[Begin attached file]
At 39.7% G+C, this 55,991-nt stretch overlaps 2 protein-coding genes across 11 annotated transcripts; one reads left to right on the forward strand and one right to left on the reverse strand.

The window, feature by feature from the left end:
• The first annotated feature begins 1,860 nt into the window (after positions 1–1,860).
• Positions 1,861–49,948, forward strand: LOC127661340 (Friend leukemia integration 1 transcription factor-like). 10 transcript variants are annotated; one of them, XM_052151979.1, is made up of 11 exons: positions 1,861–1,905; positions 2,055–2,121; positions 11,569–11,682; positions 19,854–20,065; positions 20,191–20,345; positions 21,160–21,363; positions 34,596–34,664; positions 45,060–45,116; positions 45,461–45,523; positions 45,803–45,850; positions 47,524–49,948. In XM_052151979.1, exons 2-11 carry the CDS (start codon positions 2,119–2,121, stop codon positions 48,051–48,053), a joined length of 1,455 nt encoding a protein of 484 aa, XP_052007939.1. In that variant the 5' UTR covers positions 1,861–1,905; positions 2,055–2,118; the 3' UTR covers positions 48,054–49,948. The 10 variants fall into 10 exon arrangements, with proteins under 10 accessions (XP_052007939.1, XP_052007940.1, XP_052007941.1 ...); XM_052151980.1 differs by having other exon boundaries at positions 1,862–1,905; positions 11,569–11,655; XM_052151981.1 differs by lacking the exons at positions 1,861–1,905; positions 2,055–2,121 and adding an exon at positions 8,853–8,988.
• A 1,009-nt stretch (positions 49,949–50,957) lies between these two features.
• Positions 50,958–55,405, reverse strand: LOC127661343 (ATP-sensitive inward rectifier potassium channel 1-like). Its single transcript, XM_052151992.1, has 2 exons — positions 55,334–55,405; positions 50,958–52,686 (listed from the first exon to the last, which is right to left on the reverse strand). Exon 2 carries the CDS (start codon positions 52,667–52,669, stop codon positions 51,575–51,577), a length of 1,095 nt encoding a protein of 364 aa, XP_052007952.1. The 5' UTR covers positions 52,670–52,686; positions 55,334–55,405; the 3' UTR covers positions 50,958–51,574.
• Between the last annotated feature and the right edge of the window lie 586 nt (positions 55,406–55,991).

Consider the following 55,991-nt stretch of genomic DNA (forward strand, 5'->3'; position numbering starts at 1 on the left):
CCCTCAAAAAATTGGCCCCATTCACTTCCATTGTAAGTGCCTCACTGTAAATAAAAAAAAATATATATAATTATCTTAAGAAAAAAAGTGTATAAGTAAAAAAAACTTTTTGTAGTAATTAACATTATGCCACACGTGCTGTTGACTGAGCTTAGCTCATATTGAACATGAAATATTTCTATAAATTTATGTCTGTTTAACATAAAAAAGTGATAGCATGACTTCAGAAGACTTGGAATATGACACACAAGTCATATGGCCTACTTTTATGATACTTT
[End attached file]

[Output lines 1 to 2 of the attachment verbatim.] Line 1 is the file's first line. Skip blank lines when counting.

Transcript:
At 39.7% G+C, this 55,991-nt stretch overlaps 2 protein-coding genes across 11 annotated transcripts; one reads left to right on the forward strand and one right to left on the reverse strand.

The window, feature by feature from the left end: